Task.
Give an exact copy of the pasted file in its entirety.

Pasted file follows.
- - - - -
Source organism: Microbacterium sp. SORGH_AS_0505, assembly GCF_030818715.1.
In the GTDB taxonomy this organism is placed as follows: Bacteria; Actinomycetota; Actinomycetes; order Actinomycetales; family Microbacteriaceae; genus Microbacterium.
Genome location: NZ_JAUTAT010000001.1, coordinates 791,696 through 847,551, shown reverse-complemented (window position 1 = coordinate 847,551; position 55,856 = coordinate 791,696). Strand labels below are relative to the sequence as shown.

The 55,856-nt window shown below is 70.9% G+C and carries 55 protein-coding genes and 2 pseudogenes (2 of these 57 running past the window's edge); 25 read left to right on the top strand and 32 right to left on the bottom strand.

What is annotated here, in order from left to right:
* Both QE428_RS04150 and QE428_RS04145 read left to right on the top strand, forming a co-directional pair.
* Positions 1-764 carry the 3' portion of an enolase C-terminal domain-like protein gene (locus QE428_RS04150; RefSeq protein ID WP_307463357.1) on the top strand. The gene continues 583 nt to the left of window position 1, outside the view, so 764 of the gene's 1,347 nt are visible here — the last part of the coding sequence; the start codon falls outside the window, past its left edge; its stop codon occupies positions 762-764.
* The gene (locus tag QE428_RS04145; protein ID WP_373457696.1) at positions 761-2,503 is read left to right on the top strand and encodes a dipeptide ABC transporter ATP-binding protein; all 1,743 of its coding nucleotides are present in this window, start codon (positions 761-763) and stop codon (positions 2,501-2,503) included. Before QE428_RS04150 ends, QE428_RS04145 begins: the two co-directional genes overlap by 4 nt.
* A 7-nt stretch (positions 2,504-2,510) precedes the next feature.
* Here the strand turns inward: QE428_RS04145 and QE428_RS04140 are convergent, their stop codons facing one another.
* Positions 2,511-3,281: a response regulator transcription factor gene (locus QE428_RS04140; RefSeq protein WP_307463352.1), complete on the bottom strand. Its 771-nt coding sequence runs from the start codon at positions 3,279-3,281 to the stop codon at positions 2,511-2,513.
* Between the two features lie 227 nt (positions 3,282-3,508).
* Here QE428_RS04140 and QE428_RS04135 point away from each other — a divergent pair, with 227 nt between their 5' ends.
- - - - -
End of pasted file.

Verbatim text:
Source organism: Microbacterium sp. SORGH_AS_0505, assembly GCF_030818715.1.
In the GTDB taxonomy this organism is placed as follows: Bacteria; Actinomycetota; Actinomycetes; order Actinomycetales; family Microbacteriaceae; genus Microbacterium.
Genome location: NZ_JAUTAT010000001.1, coordinates 791,696 through 847,551, shown reverse-complemented (window position 1 = coordinate 847,551; position 55,856 = coordinate 791,696). Strand labels below are relative to the sequence as shown.

The 55,856-nt window shown below is 70.9% G+C and carries 55 protein-coding genes and 2 pseudogenes (2 of these 57 running past the window's edge); 25 read left to right on the top strand and 32 right to left on the bottom strand.

What is annotated here, in order from left to right:
* Both QE428_RS04150 and QE428_RS04145 read left to right on the top strand, forming a co-directional pair.
* Positions 1-764 carry the 3' portion of an enolase C-terminal domain-like protein gene (locus QE428_RS04150; RefSeq protein ID WP_307463357.1) on the top strand. The gene continues 583 nt to the left of window position 1, outside the view, so 764 of the gene's 1,347 nt are visible here — the last part of the coding sequence; the start codon falls outside the window, past its left edge; its stop codon occupies positions 762-764.
* The gene (locus tag QE428_RS04145; protein ID WP_373457696.1) at positions 761-2,503 is read left to right on the top strand and encodes a dipeptide ABC transporter ATP-binding protein; all 1,743 of its coding nucleotides are present in this window, start codon (positions 761-763) and stop codon (positions 2,501-2,503) included. Before QE428_RS04150 ends, QE428_RS04145 begins: the two co-directional genes overlap by 4 nt.
* A 7-nt stretch (positions 2,504-2,510) precedes the next feature.
* Here the strand turns inward: QE428_RS04145 and QE428_RS04140 are convergent, their stop codons facing one another.
* Positions 2,511-3,281: a response regulator transcription factor gene (locus QE428_RS04140; RefSeq protein WP_307463352.1), complete on the bottom strand. Its 771-nt coding sequence runs from the start codon at positions 3,279-3,281 to the stop codon at positions 2,511-2,513.
* Between the two features lie 227 nt (positions 3,282-3,508).
* Here QE428_RS04140 and QE428_RS04135 point away from each other — a divergent pair, with 227 nt between their 5' ends.